Making a list and checking it twice

Nope, not channeling Santa, but a Twitter reader asked if I would give a checklist for polishing a manuscript before querying an agent. Well, certainly! But a caveat: this is what would work for me. Your mileage, as ever, may vary. Nothing I tell you is ever chiseled in stone except as it applies to me. If there is something here that applies to you or makes your life easier, take it and prosper, my friend. If not, well.

  1. Finish the book. I speak to LOTS of people who want to query without a complete manuscript. Forget the caveat above; this applies to everyone: FINISH THE BOOK. If you are as yet unpublished by a traditional publisher, you have to prove you can go the distance. The only way to do that is to show them the money and hand over a complete book. Otherwise, they have no reason to believe you can go the distance and take a book all the way from idea to completion–and a LOT of people can’t. Everybody and their cat thinks they have a book in them, and some do. But most don’t. If you want to prove that you do, you have to get the book OUT. Don’t bother asking for further advice from anyone until you have typed THE END.
  2. Check for typos. If you’re in Word, turn on your spellcheck feature and look for the squiggly lines.
  3. Check echoes. This is a more subtle type of mistake than a misspelling because no squiggly line is going to alert you. An echo is a repeat of a word–and sometimes just an overabundance of alliteration–in a short space. The easiest way to catch echoes is to read aloud. This is one of those things that gets caught by a good copy editor, but if you can fix it first, it will just make your project seem all the more polished.
  4. Check for consistency. Did you say the main character’s eyes were blue in chapter one and then green in chapter two? FIX IT. Read through action sequences to make sure the fight or sex choreography works. (You’d be amazed at how many times a character would have to be an Olympic gymnast or octopus to make a scene function as described.) Follow a scene from start to finish to make certain the physical grammar makes sense.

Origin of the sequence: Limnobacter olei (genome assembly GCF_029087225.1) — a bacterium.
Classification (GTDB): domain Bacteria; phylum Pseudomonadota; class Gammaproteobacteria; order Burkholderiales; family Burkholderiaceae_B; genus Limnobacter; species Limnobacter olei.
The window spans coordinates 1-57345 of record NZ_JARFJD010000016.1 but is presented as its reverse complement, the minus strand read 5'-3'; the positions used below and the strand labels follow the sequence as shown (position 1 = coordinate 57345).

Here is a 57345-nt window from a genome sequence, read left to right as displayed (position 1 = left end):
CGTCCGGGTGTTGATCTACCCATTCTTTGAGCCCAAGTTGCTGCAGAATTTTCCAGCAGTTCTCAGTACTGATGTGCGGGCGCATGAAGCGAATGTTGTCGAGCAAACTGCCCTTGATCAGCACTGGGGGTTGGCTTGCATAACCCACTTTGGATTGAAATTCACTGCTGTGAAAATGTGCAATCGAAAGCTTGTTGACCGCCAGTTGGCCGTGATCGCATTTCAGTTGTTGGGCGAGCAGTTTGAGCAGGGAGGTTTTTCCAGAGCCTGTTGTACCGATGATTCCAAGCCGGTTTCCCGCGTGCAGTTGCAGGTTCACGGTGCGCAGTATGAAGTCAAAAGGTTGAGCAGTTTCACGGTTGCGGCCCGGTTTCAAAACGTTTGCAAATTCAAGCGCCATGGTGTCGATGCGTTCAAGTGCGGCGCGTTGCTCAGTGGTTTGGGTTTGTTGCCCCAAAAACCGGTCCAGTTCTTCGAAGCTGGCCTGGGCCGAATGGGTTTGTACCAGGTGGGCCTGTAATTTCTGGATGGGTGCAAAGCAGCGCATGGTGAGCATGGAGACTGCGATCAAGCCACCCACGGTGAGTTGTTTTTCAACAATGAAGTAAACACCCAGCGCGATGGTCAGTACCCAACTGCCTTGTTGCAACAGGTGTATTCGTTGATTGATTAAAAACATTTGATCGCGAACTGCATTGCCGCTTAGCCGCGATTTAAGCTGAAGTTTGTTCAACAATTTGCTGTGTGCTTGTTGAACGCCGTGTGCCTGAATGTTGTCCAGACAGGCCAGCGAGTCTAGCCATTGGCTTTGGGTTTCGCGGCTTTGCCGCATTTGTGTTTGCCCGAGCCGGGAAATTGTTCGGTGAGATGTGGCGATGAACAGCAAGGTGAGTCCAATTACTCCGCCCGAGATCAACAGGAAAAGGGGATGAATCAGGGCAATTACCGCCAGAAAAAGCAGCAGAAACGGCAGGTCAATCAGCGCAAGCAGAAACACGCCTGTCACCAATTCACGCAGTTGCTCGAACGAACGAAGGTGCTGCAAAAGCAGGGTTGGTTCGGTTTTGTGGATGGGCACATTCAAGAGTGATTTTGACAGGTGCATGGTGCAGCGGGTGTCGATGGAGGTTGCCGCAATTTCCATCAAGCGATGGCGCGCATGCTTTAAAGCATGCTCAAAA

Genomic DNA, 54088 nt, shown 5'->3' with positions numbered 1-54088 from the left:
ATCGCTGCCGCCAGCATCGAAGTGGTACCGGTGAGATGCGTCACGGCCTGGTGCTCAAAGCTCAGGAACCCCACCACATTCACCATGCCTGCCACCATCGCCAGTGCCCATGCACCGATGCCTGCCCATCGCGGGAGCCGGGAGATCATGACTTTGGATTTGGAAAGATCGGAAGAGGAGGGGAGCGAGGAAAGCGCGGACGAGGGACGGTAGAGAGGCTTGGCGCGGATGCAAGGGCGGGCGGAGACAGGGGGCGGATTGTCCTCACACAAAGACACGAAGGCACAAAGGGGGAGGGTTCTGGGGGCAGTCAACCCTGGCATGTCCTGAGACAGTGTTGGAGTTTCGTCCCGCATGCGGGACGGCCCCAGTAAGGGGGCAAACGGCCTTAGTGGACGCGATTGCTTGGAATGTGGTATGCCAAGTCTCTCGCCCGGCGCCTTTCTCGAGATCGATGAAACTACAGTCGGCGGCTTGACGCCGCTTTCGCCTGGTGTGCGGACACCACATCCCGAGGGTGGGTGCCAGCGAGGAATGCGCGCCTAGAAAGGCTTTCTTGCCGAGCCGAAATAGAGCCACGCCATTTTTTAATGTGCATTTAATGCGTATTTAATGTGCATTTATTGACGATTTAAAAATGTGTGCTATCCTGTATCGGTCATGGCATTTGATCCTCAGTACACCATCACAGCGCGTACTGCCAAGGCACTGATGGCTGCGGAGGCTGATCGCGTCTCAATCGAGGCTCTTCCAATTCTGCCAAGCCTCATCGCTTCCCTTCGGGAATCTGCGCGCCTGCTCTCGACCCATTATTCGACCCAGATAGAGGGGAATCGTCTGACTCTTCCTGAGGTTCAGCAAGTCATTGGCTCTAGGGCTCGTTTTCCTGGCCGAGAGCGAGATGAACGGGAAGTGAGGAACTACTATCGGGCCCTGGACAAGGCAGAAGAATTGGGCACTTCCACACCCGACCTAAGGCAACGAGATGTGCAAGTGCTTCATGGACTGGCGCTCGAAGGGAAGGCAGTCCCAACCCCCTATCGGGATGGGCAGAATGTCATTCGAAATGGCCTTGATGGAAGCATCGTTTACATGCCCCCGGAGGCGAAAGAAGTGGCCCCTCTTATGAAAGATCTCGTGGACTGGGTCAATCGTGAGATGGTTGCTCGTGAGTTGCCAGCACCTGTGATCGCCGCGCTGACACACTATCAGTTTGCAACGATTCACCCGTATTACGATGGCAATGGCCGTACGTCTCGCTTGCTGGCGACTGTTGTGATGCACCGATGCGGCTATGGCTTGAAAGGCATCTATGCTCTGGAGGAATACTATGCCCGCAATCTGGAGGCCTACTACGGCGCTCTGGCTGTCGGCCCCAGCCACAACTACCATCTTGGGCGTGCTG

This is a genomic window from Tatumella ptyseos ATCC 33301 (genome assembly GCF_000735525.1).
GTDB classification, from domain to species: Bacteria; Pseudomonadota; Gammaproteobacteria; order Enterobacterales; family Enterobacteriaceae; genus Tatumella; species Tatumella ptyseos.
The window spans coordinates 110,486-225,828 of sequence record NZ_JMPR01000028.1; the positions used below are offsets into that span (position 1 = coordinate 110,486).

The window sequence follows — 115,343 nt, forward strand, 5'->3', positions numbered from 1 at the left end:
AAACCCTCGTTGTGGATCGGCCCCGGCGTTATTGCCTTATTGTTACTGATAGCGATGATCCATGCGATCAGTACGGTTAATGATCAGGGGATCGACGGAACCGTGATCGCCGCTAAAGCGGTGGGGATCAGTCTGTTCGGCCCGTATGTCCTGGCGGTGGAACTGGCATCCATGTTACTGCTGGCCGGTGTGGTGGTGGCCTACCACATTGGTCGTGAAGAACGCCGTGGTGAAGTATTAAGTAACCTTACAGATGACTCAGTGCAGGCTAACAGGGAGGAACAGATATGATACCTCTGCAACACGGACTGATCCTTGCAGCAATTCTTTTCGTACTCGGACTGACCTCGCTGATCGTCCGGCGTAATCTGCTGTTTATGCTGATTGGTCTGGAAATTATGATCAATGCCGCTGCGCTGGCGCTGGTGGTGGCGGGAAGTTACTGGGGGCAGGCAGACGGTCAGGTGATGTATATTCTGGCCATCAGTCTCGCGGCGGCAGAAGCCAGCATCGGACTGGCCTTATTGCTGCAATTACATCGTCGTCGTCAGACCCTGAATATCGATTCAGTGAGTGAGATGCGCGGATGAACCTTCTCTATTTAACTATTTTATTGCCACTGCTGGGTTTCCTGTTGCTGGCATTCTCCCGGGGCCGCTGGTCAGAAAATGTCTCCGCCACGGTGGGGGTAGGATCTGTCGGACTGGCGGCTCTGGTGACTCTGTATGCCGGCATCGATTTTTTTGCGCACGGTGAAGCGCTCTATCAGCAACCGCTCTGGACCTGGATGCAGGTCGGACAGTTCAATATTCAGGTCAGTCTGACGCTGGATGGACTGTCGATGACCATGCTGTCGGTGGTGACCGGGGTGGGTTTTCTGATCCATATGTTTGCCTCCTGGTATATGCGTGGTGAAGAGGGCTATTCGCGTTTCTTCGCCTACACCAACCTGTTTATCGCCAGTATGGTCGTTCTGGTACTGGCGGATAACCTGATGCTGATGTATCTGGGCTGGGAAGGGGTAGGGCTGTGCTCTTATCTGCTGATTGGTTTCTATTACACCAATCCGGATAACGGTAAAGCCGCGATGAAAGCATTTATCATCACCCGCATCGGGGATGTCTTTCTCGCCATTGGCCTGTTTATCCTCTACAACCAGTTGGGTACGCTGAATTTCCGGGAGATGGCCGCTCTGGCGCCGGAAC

5. Check for infodump. Is there a dense passage of prose where you natter on for PAGES about unnecessary backstory? SLASH IT. One of the best pieces of advice I’ve ever read is Persia Woolley in HOW TO WRITE AND SELL HISTORICAL FICTION: do your research, but remember that only 30% of it should ever make it into the book. The other 70% is for you. The reader DOESN’T NEED IT. That research is for you to understand the world and suggest it to the reader without regurgitating everything you’ve read. See if there is anything you can suggest to a reader in a few words instead of a few paragraphs.
  6. Check for cliches. Do you have a character looking in the mirror to describe herself? Give a thought to changing that. IT’S BEEN DONE.
  7. Check margins and spacing, font size, etc. to make sure everything is TIDY.
  8. Write your proposal–a 5-7 page synopsis of the plot. Make it clear and concise, with a complete ending. Don’t make the agent guess whether you can finish a book properly. The proposal should be as clean as the manuscript with the same attention to detail.
  9. Write your cover letter. One page–no more. Give a teaser as to the book, tell a little about yourself, do NOT over-promise. You might have written the greatest book since MOBY-DICK, but you know what? You might not have. If you claim to have penned the most stupendous book in the history of the English language, you have nowhere to go but down. Under-promise, over-deliver. \
  10. Be professional and polite. Agents have a LOT to read. Don’t make them slog through anything unnecessary to get to the good stuff.